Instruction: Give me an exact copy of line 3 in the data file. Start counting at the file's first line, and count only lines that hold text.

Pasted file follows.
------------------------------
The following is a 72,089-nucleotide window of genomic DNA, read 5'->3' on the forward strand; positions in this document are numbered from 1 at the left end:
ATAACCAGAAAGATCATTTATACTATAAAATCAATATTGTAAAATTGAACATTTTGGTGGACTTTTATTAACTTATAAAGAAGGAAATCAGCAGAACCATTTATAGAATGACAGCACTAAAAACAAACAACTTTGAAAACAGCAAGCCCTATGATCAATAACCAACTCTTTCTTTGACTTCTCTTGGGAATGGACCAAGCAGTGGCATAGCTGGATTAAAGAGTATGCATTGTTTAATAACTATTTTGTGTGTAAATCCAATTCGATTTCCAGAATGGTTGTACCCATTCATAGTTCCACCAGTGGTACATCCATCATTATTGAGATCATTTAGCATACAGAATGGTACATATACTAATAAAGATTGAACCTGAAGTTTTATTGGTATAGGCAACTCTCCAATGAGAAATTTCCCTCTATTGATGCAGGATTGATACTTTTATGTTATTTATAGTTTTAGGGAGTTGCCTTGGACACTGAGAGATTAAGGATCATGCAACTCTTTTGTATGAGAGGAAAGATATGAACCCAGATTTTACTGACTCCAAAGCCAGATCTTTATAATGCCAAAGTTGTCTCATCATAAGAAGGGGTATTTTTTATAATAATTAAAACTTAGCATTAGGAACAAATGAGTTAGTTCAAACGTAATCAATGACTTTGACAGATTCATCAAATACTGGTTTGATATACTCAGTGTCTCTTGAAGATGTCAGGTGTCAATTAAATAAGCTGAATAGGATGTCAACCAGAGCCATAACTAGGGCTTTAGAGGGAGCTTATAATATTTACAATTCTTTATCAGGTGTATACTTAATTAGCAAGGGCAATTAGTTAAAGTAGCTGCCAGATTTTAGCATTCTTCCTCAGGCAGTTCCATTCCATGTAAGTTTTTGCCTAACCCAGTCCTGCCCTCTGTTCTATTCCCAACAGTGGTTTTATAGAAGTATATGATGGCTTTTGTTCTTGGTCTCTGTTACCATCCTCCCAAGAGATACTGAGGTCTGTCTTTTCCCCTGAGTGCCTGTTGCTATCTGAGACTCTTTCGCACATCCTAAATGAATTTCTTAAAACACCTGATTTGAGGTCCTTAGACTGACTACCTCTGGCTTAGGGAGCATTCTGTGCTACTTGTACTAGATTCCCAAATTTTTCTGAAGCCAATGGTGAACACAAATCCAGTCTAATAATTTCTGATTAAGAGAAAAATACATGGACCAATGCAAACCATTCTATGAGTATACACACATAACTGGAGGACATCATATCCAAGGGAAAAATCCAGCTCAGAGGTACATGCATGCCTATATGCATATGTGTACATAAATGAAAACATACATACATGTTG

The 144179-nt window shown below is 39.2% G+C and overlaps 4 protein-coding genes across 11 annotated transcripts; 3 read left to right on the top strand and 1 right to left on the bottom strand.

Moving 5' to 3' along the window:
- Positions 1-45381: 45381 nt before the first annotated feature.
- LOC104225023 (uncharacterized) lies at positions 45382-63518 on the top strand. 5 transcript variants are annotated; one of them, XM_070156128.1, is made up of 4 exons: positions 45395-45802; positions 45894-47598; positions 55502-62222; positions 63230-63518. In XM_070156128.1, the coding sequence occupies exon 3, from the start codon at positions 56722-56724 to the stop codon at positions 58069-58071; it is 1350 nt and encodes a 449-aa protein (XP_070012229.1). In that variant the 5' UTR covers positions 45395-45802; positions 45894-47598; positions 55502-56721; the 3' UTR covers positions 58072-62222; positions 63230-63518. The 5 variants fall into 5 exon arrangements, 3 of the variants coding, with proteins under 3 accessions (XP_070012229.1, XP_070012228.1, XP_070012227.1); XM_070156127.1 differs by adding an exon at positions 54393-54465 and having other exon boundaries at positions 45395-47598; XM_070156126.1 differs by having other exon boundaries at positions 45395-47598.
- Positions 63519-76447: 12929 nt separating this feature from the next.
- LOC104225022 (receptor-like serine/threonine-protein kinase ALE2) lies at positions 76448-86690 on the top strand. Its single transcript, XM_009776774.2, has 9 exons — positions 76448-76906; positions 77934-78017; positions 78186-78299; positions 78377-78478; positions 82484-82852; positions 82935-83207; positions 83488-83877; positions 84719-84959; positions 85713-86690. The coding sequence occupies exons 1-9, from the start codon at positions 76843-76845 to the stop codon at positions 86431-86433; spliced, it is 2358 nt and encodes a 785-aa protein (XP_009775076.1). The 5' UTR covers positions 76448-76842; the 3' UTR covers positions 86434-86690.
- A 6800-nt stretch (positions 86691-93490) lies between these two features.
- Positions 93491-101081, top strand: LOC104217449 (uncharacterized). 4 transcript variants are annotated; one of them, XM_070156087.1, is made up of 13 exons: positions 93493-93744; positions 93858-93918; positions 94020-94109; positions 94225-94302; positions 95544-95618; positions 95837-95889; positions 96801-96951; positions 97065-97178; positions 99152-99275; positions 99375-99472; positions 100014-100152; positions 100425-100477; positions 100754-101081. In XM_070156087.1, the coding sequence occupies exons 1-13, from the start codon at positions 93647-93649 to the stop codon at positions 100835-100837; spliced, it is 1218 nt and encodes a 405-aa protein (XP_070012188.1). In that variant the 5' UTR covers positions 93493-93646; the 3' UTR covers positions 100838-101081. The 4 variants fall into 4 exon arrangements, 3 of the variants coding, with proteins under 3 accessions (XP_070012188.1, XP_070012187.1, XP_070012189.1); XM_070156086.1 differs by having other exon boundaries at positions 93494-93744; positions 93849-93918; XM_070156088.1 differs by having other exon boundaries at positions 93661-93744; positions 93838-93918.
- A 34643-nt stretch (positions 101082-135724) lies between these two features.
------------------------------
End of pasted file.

The 144179-nt window shown below is 39.2% G+C and overlaps 4 protein-coding genes across 11 annotated transcripts; 3 read left to right on the top strand and 1 right to left on the bottom strand.